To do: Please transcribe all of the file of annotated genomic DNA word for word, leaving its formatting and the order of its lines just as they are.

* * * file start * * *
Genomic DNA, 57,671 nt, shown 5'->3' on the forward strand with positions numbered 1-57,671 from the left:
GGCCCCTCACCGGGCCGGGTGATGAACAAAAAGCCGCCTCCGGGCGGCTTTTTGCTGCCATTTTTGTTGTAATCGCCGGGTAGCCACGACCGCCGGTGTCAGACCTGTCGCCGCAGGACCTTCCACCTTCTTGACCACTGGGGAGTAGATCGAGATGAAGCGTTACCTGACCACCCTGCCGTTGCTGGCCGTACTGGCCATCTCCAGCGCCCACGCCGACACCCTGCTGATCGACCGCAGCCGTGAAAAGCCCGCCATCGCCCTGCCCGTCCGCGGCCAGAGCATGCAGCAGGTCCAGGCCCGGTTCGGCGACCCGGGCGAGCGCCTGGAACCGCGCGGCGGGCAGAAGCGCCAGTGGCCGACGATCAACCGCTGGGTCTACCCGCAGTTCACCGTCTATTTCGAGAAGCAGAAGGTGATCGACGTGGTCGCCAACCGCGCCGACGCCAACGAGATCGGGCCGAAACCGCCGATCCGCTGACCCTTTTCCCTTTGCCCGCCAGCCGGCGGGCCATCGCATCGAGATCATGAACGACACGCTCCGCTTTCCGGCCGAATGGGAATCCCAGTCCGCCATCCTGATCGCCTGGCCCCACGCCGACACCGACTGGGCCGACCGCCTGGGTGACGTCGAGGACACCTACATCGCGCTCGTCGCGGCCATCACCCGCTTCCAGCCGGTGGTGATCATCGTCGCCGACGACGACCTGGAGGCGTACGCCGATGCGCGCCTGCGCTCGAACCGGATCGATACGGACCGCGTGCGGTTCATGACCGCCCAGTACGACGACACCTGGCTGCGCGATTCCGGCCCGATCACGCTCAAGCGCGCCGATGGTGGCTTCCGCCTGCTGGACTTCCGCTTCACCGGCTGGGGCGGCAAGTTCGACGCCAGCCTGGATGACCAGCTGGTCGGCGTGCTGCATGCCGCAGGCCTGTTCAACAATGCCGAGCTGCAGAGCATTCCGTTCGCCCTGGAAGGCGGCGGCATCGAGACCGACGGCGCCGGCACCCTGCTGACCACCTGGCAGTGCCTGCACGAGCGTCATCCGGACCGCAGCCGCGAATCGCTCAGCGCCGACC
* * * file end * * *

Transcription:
Genomic DNA, 57,671 nt, shown 5'->3' on the forward strand with positions numbered 1-57,671 from the left:
GGCCCCTCACCGGGCCGGGTGATGAACAAAAAGCCGCCTCCGGGCGGCTTTTTGCTGCCATTTTTGTTGTAATCGCCGGGTAGCCACGACCGCCGGTGTCAGACCTGTCGCCGCAGGACCTTCCACCTTCTTGACCACTGGGGAGTAGATCGAGATGAAGCGTTACCTGACCACCCTGCCGTTGCTGGCCGTACTGGCCATCTCCAGCGCCCACGCCGACACCCTGCTGATCGACCGCAGCCGTGAAAAGCCCGCCATCGCCCTGCCCGTCCGCGGCCAGAGCATGCAGCAGGTCCAGGCCCGGTTCGGCGACCCGGGCGAGCGCCTGGAACCGCGCGGCGGGCAGAAGCGCCAGTGGCCGACGATCAACCGCTGGGTCTACCCGCAGTTCACCGTCTATTTCGAGAAGCAGAAGGTGATCGACGTGGTCGCCAACCGCGCCGACGCCAACGAGATCGGGCCGAAACCGCCGATCCGCTGACCCTTTTCCCTTTGCCCGCCAGCCGGCGGGCCATCGCATCGAGATCATGAACGACACGCTCCGCTTTCCGGCCGAATGGGAATCCCAGTCCGCCATCCTGATCGCCTGGCCCCACGCCGACACCGACTGGGCCGACCGCCTGGGTGACGTCGAGGACACCTACATCGCGCTCGTCGCGGCCATCACCCGCTTCCAGCCGGTGGTGATCATCGTCGCCGACGACGACCTGGAGGCGTACGCCGATGCGCGCCTGCGCTCGAACCGGATCGATACGGACCGCGTGCGGTTCATGACCGCCCAGTACGACGACACCTGGCTGCGCGATTCCGGCCCGATCACGCTCAAGCGCGCCGATGGTGGCTTCCGCCTGCTGGACTTCCGCTTCACCGGCTGGGGCGGCAAGTTCGACGCCAGCCTGGATGACCAGCTGGTCGGCGTGCTGCATGCCGCAGGCCTGTTCAACAATGCCGAGCTGCAGAGCATTCCGTTCGCCCTGGAAGGCGGCGGCATCGAGACCGACGGCGCCGGCACCCTGCTGACCACCTGGCAGTGCCTGCACGAGCGTCATCCGGACCGCAGCCGCGAATCGCTCAGCGCCGACC